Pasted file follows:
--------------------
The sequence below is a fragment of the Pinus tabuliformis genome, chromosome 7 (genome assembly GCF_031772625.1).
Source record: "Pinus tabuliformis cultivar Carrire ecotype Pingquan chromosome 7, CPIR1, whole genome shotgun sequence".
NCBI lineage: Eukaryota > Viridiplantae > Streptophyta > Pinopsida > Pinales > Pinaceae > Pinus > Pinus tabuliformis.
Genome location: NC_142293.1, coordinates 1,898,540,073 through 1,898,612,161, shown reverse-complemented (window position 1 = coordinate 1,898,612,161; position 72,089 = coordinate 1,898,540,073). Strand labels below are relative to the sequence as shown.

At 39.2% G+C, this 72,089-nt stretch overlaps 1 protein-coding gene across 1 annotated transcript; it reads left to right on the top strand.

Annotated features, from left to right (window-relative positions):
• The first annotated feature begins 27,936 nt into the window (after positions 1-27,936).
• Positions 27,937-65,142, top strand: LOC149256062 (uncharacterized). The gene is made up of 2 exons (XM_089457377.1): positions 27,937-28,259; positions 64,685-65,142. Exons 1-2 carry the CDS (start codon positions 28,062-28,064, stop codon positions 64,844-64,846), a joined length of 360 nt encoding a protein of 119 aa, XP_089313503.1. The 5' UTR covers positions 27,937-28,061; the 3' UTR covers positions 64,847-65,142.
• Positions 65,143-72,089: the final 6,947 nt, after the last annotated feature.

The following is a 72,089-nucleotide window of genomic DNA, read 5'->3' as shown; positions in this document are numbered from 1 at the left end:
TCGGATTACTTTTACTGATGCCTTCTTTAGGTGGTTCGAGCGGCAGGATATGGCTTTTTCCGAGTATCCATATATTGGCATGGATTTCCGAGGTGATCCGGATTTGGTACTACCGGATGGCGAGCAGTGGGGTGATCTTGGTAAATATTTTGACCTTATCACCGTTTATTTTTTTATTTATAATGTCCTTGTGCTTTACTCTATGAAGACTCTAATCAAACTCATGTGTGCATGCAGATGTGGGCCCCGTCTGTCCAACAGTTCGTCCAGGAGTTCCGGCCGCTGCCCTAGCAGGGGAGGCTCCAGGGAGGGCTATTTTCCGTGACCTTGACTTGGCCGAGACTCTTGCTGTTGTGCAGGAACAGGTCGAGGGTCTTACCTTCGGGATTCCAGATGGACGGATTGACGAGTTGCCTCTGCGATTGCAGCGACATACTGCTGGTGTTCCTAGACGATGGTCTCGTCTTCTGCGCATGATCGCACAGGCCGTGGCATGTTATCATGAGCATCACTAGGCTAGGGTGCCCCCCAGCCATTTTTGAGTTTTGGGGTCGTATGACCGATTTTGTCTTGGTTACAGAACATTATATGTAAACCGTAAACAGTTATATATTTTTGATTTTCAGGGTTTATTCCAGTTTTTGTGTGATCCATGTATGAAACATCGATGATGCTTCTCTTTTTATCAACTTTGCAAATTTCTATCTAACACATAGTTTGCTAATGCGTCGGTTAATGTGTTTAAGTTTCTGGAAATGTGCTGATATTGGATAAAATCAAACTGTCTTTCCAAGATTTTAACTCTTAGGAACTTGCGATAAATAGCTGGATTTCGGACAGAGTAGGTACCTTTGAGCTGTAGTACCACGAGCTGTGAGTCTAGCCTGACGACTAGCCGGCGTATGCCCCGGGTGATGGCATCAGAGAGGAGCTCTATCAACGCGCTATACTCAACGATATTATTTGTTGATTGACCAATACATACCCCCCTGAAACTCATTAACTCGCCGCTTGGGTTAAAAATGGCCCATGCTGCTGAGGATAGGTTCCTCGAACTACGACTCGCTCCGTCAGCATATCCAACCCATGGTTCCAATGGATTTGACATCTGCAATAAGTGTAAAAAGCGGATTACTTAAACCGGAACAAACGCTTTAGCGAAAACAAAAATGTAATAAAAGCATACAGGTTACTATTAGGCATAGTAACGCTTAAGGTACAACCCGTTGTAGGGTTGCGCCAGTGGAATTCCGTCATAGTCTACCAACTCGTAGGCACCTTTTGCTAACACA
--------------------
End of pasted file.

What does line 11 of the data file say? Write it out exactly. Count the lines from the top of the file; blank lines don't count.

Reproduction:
TCGGATTACTTTTACTGATGCCTTCTTTAGGTGGTTCGAGCGGCAGGATATGGCTTTTTCCGAGTATCCATATATTGGCATGGATTTCCGAGGTGATCCGGATTTGGTACTACCGGATGGCGAGCAGTGGGGTGATCTTGGTAAATATTTTGACCTTATCACCGTTTATTTTTTTATTTATAATGTCCTTGTGCTTTACTCTATGAAGACTCTAATCAAACTCATGTGTGCATGCAGATGTGGGCCCCGTCTGTCCAACAGTTCGTCCAGGAGTTCCGGCCGCTGCCCTAGCAGGGGAGGCTCCAGGGAGGGCTATTTTCCGTGACCTTGACTTGGCCGAGACTCTTGCTGTTGTGCAGGAACAGGTCGAGGGTCTTACCTTCGGGATTCCAGATGGACGGATTGACGAGTTGCCTCTGCGATTGCAGCGACATACTGCTGGTGTTCCTAGACGATGGTCTCGTCTTCTGCGCATGATCGCACAGGCCGTGGCATGTTATCATGAGCATCACTAGGCTAGGGTGCCCCCCAGCCATTTTTGAGTTTTGGGGTCGTATGACCGATTTTGTCTTGGTTACAGAACATTATATGTAAACCGTAAACAGTTATATATTTTTGATTTTCAGGGTTTATTCCAGTTTTTGTGTGATCCATGTATGAAACATCGATGATGCTTCTCTTTTTATCAACTTTGCAAATTTCTATCTAACACATAGTTTGCTAATGCGTCGGTTAATGTGTTTAAGTTTCTGGAAATGTGCTGATATTGGATAAAATCAAACTGTCTTTCCAAGATTTTAACTCTTAGGAACTTGCGATAAATAGCTGGATTTCGGACAGAGTAGGTACCTTTGAGCTGTAGTACCACGAGCTGTGAGTCTAGCCTGACGACTAGCCGGCGTATGCCCCGGGTGATGGCATCAGAGAGGAGCTCTATCAACGCGCTATACTCAACGATATTATTTGTTGATTGACCAATACATACCCCCCTGAAACTCATTAACTCGCCGCTTGGGTTAAAAATGGCCCATGCTGCTGAGGATAGGTTCCTCGAACTACGACTCGCTCCGTCAGCATATCCAACCCATGGTTCCAATGGATTTGACATCTGCAATAAGTGTAAAAAGCGGATTACTTAAACCGGAACAAACGCTTTAGCGAAAACAAAAATGTAATAAAAGCATACAGGTTACTATTAGGCATAGTAACGCTTAAGGTACAACCCGTTGTAGGGTTGCGCCAGTGGAATTCCGTCATAGTCTACCAACTCGTAGGCACCTTTTGCTAACACA